Pete Carroll on challenges the 7-1 Rams present, and Seahawks’ need to run the ball at them
There are smoother ways to prepare for a big game than this.
Let’s see: their indispensable running back, their best run blocker on an offense that absolutely must run to win, plus their Pro Bowl wide receiver and their most consistent defensive player the first half of this season are all missing from practice for Sunday’s key game at the division-leading Los Angeles Rams.
Other than that, it was a banner Wednesday on the Seahawks’ practice field.
Chris Carson’s hip “soft-tissue” injury, to use coach Pete Carroll’s description, road-grading starting right guard D.J. Fluker’s strained calf, Doug Baldwin’s new groin injury and strong safety Bradley McDougald’s banged-up knee kept those key players out of practice four days before Seattle (4-4) tries for a revitalizing upset win at Los Angeles (7-1).
Carroll said before the indoor workout the team “will let you know” Thursday about Carson’s status—except no Seahawk talks about injuries on Thursdays.
The coach specified again this is a new injury, not the one more in Carson’s “groin or something” that he got while carrying the ball a career-high 32 times for 102 yards in the Seahawks’ win over Dallas in week three. That was back in September. Carson missed the next game, Seattle’s win at Arizona Sept. 30. Mike Davis filled in for him and gained 101 against the Cardinals.
Davis said Wednesday he’s preparing as if he will be the lead back in L.A.—but that he prepares that way each week.
I asked if Carson could play Sunday after what seems increasingly possible: him missing the entire week of practice.
“It depends on the week. It depends on how it’s going. It depends on how he looks and all that. He certainly could play,” Carroll said.
“We’ve got plenty of guys to go to. We don’t have to just rely on one guy right now, so if he’s not making it through the week and looking really good and we clear him for the game, then we would operate accordingly with that.”
Even Davis, who stands to gain most if Carson is out, said after Carson carried it only eight times and missed the second half of last weekend’s loss to the Chargers that not having number 32 “changes the physicality...I feel like Chris can do it all.
“We usually click more. We didn’t click like we have been.”
Carroll even mentioned mothballed C.J. Prosise on Wednesday as a possibility at running back against the Rams if Carson can’t play.
Prosise has been active for just 15 of 40 regular-season games since Seattle drafted him in 2016. He’s been a healthy scratch for four of the last six games. And one of the two games he played in during that span, he only appeared on special teams, not on offense.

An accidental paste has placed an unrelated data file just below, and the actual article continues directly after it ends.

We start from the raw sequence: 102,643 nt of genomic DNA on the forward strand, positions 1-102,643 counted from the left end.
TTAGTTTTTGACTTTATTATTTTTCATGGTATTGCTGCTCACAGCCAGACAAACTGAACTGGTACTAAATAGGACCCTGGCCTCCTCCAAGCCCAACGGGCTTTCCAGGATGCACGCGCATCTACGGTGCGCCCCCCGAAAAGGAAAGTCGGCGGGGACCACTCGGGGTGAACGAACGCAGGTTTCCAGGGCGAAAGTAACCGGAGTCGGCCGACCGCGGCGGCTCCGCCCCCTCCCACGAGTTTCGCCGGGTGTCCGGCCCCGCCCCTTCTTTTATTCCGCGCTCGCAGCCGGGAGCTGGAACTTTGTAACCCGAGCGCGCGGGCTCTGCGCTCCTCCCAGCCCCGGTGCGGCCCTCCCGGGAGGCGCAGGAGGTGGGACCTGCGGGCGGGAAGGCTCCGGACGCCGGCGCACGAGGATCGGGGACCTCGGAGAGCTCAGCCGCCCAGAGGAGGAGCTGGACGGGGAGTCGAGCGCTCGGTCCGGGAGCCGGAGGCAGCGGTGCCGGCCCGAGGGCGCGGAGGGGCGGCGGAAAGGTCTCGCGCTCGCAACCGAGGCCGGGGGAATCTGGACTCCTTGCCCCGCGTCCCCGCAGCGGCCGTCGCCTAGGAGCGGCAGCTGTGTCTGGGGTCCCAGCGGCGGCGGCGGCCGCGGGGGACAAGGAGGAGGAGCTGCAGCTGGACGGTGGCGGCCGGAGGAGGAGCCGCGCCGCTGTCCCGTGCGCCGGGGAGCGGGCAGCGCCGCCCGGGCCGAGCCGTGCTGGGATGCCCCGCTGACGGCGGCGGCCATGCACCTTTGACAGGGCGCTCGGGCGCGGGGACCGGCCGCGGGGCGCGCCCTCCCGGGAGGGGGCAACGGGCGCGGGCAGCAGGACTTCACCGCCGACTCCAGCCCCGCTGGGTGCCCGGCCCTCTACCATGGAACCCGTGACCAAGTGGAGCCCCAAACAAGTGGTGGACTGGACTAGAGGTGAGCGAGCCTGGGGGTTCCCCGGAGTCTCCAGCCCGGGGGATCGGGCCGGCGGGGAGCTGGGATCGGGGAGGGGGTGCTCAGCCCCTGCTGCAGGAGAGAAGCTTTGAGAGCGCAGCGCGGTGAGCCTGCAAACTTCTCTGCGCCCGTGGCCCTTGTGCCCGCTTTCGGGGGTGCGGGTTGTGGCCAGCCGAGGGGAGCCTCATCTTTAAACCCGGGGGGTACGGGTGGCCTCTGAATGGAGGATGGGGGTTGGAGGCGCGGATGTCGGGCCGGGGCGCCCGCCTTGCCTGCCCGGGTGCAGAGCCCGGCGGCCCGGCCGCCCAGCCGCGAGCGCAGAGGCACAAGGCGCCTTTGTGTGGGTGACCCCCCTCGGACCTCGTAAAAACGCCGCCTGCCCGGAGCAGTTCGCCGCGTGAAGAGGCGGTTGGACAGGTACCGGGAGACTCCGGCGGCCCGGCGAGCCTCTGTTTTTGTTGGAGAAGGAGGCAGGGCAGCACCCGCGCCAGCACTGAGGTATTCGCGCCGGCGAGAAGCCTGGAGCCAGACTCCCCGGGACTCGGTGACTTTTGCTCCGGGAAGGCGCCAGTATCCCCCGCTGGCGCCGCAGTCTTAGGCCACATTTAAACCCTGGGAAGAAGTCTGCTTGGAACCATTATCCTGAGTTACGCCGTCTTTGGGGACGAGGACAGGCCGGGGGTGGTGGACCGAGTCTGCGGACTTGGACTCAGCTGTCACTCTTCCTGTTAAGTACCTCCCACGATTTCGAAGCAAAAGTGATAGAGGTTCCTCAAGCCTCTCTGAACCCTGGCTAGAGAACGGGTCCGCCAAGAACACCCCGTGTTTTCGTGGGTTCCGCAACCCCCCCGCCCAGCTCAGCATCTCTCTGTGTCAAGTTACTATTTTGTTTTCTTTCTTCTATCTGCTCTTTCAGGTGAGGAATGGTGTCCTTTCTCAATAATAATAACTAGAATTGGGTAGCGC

Prosise has as many carries this season as you do.
“Yes. Yes, C.J. is ready to go. He’s dying to play,” Carroll said.
“He’s frustrated by not being able to play. He’s healthy and he’s talented, so it’s just a matter of getting the slots right so we can get him on the field on game day. I love what C.J. can do so we feel like we have a lot of depth and we’re not depending on just one guy playing.
“We’ve loved the way Chris has played, but we’ve got other guys that can go too. We’ll see what happens this week.”
Yes, Seattle has Davis (288 yards on 67 carries), rookie first-round draft choice Rashaad Penny (146 yards on 42 rushes this season) and Prosise ready behind Carson if the starter misses his 14th of a possible 25 games since the Seahawks drafted him in the seventh round last year.
But only Carson runs with the decisive, shoulders-down, straight-ahead and punishing attitude upon which the Seahawks’ offense has thrived this season.
Seattle is 0-3 this season when Carson doesn’t get at least 10 rushes. The Seahawks are 0-3 this season when Fluker misses some game time because of hamstring and now calf injuries.
Carroll backed off his assessment from Monday that Fluker was OK after missing the final 25 plays of Sunday’s loss to the Chargers with a calf injury.
But he was more positive about Fluker’s chances of playing against the Rams than he was about Carson’s.
“He did come back feeling a little more sore (Wednesday), so we’ve just got to take care of him and make sure that we don’t push him back too soon,” the coach said.
McDougald has had a sore knee for weeks. He shuttled in and out of the win Oct. 28 at Detroit because of it. Last weekend, second-year man Delano Hill got his most extensive work as a Seahawk. He played 25 of 51 snaps on defense against the Chargers.
Pro Bowl outside linebacker K.J. Wright said Wednesday Hill was getting a “full load” of preparation and practice at strong safety.
That wasn’t exactly the strongest sign McDougald will play against the Rams.
“We’re going to hold him out a little bit,” Carroll said.
Baldwin’s groin injury was his first such listing this season. The 30-year-old receiver and top target for quarterback Russell Wilson for years missed games two and three this season with a knee injury. That was the opposite knee from the banged-up one that had him on the sidelines for the entire preseason.
The Seahawks had Baldwin speak as usual in his weekly press conference Wednesday(in which he said he’s thinking about someday running for political office). The team usually doesn’t make players available to the media who are unlikely to play that week.